Former Alaska governor Sarah Palin has warned Donald Trump of “massive disappointment” if he backs down on his plan to deport undocumented immigrants.

The Republican presidential nominee has signalled he will soften his immigration plan, which was a central plank of his primary campaign.

Instead of sending all 11 million people living illegally in the US, he now says only criminals will go.

Mrs Palin’s backing of Trump in January was regarded as a coup.

She demonstrated as John McCain’s running mate in 2008 that she possesses a rare star power in the Republican party.

But on Friday she told the Wall Street Journal that “wishy-washy positions” on core positions would result in “massive disappointment”.

“Parts of the message we heard in the last week are clearly not consistent with the stringent position and message that supporters have received all along,” she said.


The New York businessman made his tough line on immigration central to his win in the primary contests, a triumph that was unexpected when he launched his campaign with a controversial attack on Mexican immigrants as “rapists”.

He often derided Republican rivals Jeb Bush and Marco Rubio as weak on immigration and his plan to build a wall on the Mexican border became a chant at his rallies.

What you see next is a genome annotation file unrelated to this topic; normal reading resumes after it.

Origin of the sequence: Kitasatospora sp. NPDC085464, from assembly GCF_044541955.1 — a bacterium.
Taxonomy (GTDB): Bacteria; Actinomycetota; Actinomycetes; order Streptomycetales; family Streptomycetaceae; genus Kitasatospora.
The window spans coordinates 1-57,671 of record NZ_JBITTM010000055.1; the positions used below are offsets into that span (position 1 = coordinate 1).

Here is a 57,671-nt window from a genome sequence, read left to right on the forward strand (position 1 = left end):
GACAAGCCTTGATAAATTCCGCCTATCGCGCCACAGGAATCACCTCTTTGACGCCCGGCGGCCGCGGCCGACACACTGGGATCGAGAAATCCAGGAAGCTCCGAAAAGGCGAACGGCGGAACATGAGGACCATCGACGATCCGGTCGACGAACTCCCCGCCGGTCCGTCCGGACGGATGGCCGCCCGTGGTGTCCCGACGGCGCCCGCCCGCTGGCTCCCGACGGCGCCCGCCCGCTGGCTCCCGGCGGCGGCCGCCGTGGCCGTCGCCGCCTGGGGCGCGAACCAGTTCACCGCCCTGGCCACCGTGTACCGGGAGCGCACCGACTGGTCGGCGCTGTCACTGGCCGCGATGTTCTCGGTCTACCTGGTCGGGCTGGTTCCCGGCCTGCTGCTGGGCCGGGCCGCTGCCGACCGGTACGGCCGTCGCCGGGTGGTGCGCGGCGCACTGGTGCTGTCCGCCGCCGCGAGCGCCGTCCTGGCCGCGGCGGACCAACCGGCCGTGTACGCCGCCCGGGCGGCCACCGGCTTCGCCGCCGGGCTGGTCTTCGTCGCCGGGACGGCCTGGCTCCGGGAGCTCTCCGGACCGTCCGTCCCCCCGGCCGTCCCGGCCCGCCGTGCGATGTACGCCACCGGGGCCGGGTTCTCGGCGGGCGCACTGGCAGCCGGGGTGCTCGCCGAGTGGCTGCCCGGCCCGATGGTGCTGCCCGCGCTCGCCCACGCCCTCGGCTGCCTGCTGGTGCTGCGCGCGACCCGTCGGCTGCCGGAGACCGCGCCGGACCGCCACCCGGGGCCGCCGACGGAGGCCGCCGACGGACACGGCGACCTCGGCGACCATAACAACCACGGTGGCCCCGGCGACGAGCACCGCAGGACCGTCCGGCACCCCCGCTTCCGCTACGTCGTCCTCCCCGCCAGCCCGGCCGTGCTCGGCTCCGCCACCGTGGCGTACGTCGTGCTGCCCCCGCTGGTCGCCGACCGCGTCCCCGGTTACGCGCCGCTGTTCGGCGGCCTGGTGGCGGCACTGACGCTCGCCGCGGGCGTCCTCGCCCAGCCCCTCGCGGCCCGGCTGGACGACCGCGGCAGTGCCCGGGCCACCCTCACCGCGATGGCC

But this week he has openly talked about how tough it is to break up families and said people who have been in the US a long time and not broken any laws should stay.

He has not backed down on the wall, but staunch conservatives like columnist Ann Coulter and radio host Rush Limbaugh have also expressed concerns about his change of stance on deportations.

Democratic candidate Hillary Clinton dismissed his new policy as a “a desperate effort” while Mr Bush called Trump’s repositioning “abhorrent”.

“I can only say that whatever his views are this morning, they might change this afternoon, and they were different than they were last night, and they’ll be different tomorrow,” said the former Florida governor.

But his new campaign manager, Kellyanne Conway, insists “nothing has changed in terms of the policies”.

Mr Trump is expected to outline his new immigration policy in a speech next week, after postponing one that was due this week in Colorado.